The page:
really wanted to set up my business in this part of town,” says proprietor and Normandy native Eleonore Deneuve. She moved to the UK fourteen years ago, studying at Sunderland University before forging a career in IT. As you do.
Becoming tired of the corporate world, she quit her job to become a cheesemonger, with the aim to make the product “affordable and open up people to new tastes”. Cheezelo has been trading since 2017: as well as now stocking sixty dairy-based varieties, she hand-makes a vegan range from the likes of almonds, cashews, spices and herbs. Spreadable and packing a punch, they’re a tasty alternative.
We pop in to the cosy deli-cum-café for a bite to eat. The small space is welcoming: there’s a counter filled with an array of European offerings such as caramelly mimolette, cave-aged emmental and crumbly stilton to the right, a handful of simple tables to the left.
Delights range from grilled sandwiches made with artisan bread, to oven-baked camembert. We opt for a warming, wintry dish of raclette, a DIY meal using a traditional machine, melting thick slices of the nutty cheese in dinky pans before scraping onto our plates and enjoying with simple boiled potatoes, charcuterie and salad. Over a glass of creamy oak-aged Domaine de Sermezy Bourgogne Chardonnay, we corner Eleonore for a chat.How’s life since the occupation change?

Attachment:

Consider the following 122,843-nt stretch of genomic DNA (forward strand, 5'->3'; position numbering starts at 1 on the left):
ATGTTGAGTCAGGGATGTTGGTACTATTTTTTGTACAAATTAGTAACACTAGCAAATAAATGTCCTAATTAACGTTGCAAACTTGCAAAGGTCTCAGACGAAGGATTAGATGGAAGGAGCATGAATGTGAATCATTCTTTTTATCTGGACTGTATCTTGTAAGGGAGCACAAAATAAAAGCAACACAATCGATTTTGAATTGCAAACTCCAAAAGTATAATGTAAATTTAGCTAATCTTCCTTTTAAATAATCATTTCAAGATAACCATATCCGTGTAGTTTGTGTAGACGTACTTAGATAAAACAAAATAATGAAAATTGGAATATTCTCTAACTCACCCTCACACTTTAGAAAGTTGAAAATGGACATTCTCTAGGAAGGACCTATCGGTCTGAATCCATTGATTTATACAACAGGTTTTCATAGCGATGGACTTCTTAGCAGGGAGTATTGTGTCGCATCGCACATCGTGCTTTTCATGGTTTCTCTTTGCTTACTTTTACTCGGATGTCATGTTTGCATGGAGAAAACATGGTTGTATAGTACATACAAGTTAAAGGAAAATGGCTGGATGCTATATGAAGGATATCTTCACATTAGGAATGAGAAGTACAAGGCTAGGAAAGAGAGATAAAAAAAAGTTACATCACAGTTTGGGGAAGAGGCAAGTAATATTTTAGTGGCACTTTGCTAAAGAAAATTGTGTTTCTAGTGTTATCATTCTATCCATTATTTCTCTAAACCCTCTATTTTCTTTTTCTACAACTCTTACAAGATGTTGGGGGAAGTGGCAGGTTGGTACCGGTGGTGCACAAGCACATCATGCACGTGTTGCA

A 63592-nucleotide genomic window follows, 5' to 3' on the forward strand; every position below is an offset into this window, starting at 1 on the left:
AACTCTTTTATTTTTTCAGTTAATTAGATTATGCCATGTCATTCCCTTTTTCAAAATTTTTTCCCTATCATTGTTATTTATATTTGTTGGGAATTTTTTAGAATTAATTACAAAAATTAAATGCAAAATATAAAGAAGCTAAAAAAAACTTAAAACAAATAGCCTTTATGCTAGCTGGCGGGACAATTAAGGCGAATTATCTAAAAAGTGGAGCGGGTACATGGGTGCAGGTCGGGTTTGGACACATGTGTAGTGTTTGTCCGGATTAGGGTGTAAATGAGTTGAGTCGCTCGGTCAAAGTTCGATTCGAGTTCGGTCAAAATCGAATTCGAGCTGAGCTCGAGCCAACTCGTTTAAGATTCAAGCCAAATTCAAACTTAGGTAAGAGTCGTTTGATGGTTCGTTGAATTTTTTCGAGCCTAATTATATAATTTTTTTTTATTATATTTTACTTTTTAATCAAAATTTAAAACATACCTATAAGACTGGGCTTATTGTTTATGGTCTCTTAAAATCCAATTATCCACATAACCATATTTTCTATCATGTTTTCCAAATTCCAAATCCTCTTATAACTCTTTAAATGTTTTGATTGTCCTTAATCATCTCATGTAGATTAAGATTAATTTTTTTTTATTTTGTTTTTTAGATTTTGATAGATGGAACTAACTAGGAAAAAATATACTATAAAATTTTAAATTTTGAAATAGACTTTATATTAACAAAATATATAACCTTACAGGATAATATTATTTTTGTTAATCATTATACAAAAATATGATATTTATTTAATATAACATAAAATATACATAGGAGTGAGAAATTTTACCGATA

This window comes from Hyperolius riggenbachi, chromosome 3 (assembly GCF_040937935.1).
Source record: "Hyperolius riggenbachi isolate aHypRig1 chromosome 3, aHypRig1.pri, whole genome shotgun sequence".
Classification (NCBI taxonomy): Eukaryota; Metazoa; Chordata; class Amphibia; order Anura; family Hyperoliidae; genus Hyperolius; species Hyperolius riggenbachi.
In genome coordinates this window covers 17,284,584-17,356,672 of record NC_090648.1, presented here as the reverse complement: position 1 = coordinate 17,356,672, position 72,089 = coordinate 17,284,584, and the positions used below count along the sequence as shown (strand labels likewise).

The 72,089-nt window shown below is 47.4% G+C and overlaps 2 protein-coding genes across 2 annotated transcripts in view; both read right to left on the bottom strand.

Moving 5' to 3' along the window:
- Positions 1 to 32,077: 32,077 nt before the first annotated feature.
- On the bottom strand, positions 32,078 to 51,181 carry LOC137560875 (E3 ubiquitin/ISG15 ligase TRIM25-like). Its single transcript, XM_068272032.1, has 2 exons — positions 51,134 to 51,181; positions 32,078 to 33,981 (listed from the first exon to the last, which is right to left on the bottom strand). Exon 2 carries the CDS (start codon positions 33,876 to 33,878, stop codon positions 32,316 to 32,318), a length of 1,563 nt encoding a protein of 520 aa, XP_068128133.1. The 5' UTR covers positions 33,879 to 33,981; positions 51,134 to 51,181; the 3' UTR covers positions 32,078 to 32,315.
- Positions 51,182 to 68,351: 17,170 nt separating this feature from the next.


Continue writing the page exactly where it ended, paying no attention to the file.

I’m following my passion; so far so good. The people along Chalton Street are lovely, there’s a good sense of community. I knew this area would be perfect for me. Elo’s my nickname, so it’s like chez-elo (at Elo’s place). I want people to feel at home and have a great time.
So, who is your client base?
I get office workers at lunchtime, residents and commuters. In wintertime it tends to get very busy with fondue parties, in the summer people enjoy platters al fresco. Part of it is catering for companies: I work with an excellent network of French pastry chefs and bakers. A year ago I started partnering with One To Wine, we organise regular pairing classes. The next ones are 20th November and 18th December.
What’s your go-to fromage?
At the moment I’m loving the two-year-old comté and I really like Old Winchester, based on a gouda recipe.
Christmas is coming; we want to create a memorable cheeseboard.
I suggest having various textures; if there are four guests I advise a minimum of five. Include a soft one such as brie or Époisses, something slightly firmer like Morbier, a hard kind such as Wookey Hole cheddar or pecorino, blue dolcelatte or gorgonzola, and a fresh type such as Rosary goat’s cheese. Flavoured ones like Italian truffe tartu and Sage Derby and also worth considering; it’s great to play with colours too. Some are naturally coloured with vegetal annatto: Red Leicester is an example. Add seasonal fruits, dried nuts, different types of crackers, and don’t forget the chutney.
Any other top tips?
Cheese should be eaten at room temperature. Remove it from the fridge at least thirty minutes before serving; aromas will be missed if it’s consumed too cold. Extra mature types such as parmigiano are what I call cheaters: they go well with most wines. There’s high enough fat content to balance a bold red whilst also bringing more delicacy to whites.
Main image: Dan Hall